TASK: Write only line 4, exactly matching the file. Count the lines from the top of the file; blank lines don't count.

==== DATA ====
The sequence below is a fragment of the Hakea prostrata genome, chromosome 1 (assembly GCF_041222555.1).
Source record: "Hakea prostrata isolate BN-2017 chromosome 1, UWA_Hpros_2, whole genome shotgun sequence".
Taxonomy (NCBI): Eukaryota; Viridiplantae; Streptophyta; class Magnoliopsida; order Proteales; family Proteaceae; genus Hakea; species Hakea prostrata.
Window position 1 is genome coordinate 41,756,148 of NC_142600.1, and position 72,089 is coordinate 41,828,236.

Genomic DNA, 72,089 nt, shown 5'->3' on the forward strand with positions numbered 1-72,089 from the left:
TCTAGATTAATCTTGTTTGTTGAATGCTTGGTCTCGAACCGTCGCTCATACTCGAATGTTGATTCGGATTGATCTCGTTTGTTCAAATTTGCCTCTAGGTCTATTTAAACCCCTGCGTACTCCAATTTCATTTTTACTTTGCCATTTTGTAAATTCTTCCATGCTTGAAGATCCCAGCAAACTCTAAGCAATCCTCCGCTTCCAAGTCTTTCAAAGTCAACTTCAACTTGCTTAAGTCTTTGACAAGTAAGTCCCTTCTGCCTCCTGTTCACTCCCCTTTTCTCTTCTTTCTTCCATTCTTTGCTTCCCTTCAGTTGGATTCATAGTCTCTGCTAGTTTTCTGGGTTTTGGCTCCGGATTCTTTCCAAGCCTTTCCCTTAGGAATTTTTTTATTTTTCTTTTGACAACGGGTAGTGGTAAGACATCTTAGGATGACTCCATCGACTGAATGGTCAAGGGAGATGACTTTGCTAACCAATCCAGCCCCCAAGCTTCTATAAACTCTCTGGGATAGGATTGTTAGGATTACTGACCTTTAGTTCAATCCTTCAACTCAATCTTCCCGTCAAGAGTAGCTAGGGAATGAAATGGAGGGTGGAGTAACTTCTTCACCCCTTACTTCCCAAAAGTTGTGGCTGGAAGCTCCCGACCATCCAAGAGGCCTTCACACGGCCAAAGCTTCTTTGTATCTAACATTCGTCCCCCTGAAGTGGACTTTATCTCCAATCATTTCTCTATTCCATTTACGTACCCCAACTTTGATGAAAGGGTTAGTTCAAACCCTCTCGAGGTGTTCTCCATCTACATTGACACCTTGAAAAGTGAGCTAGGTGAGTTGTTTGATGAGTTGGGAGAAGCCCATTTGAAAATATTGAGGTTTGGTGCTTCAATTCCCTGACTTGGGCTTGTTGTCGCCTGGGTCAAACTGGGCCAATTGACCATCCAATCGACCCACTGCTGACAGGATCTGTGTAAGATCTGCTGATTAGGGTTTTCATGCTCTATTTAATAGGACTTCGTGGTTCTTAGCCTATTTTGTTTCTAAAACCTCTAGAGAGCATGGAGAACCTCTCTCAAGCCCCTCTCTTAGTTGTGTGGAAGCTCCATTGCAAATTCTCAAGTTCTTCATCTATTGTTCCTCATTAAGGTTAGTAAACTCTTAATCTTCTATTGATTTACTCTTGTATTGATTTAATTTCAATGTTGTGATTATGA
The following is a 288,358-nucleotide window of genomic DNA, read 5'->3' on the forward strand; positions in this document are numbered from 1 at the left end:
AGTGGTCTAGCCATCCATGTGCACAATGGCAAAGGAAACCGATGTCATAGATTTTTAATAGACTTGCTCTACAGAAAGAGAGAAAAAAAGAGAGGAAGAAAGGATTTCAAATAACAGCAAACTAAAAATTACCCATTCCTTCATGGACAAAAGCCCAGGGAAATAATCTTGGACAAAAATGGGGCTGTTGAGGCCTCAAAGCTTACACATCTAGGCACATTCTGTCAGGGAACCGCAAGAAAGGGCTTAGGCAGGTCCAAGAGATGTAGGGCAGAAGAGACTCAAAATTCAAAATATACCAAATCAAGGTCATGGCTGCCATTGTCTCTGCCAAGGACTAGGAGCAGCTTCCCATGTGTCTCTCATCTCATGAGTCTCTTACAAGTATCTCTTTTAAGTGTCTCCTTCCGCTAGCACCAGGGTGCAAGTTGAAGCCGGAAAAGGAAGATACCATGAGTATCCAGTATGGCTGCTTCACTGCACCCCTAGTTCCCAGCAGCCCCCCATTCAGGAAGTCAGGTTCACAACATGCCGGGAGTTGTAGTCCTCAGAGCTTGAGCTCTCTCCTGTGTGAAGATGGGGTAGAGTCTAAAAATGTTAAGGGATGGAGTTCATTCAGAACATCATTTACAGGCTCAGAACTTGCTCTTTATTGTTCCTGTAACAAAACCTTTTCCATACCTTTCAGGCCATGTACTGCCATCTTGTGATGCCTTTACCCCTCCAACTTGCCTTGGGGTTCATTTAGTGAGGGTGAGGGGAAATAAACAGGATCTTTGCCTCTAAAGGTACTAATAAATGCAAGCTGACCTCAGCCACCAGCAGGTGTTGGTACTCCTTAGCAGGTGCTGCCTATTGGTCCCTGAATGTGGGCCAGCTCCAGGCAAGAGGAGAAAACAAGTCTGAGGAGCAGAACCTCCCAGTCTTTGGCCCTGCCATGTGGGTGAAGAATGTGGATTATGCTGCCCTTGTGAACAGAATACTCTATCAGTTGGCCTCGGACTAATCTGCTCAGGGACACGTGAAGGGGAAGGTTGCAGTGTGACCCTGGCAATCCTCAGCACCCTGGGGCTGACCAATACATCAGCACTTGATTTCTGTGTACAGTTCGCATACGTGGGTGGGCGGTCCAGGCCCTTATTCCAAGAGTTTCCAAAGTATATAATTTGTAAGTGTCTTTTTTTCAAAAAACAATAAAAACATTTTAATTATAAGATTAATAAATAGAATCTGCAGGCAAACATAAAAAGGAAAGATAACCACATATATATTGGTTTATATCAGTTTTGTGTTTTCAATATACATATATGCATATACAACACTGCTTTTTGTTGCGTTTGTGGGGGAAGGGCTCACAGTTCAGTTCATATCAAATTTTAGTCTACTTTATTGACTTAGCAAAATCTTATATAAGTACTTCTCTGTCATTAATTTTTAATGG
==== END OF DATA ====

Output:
Window position 1 is genome coordinate 41,756,148 of NC_142600.1, and position 72,089 is coordinate 41,828,236.